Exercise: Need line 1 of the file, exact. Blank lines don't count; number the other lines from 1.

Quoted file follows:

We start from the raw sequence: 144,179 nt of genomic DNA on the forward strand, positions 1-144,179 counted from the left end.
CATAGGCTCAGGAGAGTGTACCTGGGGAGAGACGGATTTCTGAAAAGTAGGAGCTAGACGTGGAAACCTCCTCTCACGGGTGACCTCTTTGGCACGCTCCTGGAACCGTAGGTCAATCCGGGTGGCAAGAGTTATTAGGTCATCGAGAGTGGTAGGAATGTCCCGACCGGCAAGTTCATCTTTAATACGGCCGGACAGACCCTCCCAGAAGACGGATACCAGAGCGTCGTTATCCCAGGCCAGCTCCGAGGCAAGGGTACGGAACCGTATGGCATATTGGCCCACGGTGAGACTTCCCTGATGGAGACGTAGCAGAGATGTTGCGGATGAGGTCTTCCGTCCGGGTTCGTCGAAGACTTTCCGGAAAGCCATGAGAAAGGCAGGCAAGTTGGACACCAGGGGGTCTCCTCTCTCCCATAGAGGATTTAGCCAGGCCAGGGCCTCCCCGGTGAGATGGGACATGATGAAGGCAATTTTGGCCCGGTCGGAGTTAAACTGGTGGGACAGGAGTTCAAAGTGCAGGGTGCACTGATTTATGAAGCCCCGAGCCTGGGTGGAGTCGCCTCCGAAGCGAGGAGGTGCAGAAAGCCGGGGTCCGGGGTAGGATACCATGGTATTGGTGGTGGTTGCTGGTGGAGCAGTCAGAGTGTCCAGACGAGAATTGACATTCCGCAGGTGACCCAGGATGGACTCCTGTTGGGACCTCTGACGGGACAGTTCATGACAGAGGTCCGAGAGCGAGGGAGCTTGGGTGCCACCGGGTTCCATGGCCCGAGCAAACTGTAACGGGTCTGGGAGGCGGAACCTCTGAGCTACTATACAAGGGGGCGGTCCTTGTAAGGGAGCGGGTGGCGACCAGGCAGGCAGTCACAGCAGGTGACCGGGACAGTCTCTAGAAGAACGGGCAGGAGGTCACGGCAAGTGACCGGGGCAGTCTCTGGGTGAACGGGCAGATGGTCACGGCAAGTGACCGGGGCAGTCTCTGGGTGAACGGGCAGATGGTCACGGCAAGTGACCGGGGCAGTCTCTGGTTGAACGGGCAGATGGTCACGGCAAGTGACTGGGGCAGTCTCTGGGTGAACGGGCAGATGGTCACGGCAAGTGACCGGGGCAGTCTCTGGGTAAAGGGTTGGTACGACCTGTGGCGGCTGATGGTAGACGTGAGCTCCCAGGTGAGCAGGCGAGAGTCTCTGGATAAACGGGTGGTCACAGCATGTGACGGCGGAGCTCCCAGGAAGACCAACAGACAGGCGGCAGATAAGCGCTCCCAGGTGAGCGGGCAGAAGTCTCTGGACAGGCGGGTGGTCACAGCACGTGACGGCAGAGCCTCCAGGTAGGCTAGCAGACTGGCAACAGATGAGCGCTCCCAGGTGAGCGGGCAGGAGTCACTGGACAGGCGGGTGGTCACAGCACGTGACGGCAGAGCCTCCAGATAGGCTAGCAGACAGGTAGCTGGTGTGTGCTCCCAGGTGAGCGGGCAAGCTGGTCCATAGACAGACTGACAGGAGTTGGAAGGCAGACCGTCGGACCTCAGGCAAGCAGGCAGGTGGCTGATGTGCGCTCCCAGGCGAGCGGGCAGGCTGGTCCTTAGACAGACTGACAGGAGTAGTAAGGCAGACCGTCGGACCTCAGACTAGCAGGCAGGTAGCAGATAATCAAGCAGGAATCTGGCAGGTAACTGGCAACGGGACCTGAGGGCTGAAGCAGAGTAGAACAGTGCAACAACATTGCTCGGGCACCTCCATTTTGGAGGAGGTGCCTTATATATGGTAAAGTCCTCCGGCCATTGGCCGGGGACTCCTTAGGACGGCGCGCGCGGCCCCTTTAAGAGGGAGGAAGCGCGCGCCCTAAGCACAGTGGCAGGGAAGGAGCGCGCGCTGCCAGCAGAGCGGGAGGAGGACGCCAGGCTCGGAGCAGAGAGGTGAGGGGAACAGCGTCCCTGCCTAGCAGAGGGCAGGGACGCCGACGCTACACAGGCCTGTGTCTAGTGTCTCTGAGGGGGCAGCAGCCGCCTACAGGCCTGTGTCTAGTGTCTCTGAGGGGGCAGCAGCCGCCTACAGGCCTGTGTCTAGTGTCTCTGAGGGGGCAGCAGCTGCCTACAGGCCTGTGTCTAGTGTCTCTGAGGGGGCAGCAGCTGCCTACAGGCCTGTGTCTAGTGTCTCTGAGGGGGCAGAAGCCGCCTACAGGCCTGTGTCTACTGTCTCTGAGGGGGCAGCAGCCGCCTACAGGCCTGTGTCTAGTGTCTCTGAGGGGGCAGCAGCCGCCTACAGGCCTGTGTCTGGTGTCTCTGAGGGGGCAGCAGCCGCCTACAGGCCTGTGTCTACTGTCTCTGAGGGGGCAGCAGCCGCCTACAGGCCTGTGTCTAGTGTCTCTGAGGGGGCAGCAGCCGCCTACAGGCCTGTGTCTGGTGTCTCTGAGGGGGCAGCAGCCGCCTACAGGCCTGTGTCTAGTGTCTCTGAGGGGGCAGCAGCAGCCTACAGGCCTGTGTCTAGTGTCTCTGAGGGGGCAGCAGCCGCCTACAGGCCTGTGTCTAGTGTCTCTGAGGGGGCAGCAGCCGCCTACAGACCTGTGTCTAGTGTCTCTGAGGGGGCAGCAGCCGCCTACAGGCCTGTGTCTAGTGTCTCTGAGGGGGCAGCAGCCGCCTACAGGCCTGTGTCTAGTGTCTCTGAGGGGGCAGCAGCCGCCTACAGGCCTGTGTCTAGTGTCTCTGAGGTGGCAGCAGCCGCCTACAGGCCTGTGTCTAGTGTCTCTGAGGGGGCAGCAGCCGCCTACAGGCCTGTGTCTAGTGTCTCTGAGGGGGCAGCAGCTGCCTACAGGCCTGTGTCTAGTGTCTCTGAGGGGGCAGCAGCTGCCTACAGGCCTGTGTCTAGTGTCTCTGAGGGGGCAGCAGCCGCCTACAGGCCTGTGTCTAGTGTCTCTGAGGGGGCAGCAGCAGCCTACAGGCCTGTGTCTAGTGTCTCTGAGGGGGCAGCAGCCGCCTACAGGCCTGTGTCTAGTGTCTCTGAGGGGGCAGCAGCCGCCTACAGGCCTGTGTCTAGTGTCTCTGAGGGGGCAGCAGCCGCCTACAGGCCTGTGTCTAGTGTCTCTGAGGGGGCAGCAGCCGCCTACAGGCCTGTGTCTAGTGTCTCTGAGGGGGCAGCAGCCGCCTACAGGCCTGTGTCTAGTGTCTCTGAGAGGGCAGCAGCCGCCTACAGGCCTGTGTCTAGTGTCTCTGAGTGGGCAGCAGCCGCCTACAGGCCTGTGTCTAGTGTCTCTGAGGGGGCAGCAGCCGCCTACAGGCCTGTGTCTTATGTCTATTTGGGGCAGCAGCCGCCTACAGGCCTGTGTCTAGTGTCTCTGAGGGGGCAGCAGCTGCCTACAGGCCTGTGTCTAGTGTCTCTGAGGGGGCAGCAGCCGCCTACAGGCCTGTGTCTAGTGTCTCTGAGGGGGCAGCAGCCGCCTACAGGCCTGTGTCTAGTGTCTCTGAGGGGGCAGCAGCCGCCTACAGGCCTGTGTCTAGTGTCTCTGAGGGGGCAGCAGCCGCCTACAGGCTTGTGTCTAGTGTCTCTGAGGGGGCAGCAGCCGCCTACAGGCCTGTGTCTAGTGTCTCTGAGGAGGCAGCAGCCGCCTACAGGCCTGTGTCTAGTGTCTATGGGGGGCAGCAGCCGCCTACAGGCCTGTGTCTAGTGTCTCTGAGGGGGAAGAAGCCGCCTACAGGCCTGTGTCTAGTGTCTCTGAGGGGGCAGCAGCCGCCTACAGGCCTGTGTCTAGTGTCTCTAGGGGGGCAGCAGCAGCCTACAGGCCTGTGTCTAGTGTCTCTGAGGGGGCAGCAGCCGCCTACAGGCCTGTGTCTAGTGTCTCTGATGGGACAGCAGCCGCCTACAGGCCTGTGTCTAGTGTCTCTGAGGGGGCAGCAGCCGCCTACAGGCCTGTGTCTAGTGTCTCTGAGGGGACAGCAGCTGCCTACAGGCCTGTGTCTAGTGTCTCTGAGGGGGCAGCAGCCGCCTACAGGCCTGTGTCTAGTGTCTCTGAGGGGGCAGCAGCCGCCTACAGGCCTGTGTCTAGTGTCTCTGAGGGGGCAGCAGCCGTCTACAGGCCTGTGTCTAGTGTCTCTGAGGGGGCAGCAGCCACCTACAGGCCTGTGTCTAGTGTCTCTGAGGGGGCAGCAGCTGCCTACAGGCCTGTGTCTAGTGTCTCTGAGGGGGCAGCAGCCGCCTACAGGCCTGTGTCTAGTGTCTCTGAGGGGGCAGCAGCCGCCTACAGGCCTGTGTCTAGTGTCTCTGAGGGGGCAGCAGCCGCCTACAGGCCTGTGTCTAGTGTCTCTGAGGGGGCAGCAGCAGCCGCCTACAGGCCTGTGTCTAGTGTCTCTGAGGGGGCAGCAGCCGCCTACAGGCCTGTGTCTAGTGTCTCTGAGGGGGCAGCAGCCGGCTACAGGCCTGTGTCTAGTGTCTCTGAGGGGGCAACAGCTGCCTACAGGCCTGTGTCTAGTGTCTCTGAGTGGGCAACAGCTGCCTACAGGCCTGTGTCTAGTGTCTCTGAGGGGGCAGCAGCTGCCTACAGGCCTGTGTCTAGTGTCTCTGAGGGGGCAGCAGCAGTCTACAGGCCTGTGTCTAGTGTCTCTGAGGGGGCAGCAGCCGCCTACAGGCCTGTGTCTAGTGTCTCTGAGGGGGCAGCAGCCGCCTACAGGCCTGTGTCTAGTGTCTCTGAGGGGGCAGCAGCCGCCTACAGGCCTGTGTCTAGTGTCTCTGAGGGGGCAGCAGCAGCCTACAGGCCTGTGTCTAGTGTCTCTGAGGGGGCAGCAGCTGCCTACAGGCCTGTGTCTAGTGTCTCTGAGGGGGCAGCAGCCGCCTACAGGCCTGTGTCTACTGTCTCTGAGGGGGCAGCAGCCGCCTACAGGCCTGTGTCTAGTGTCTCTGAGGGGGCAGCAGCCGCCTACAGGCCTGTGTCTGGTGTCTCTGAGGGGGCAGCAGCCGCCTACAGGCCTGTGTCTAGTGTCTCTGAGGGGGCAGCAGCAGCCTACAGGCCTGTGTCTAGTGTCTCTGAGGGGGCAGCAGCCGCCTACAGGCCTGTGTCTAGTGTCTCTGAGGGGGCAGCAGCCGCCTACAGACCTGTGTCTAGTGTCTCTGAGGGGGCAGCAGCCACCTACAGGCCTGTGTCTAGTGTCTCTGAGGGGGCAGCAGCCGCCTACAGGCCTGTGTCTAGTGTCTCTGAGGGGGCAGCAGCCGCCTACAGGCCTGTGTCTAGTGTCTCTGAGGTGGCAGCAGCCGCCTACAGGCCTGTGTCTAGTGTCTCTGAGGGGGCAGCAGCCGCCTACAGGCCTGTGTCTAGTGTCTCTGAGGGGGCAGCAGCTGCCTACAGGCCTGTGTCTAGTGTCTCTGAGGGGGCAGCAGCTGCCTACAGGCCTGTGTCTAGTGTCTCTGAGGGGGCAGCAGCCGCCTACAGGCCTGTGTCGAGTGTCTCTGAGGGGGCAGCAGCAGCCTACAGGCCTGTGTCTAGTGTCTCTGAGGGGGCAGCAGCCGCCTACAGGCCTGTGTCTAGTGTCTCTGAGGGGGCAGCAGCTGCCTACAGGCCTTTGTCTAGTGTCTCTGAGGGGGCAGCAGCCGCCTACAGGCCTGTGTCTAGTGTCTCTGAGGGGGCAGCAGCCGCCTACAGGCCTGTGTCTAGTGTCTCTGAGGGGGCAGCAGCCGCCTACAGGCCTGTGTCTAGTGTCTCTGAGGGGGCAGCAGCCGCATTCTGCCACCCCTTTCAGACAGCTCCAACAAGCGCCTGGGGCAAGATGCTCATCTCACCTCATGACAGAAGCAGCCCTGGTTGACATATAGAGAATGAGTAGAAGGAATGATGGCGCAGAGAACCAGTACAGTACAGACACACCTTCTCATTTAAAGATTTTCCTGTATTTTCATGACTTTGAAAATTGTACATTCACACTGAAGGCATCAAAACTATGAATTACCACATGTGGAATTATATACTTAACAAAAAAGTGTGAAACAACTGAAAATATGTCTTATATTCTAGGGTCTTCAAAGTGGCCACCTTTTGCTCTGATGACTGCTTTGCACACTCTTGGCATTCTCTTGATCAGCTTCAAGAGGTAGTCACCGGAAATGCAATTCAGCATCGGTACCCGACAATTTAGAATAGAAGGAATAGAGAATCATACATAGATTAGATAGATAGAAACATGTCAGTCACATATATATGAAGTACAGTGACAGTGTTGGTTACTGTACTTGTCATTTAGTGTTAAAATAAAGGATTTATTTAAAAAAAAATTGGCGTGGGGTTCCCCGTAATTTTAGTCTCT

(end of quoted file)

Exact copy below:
We start from the raw sequence: 144,179 nt of genomic DNA on the forward strand, positions 1-144,179 counted from the left end.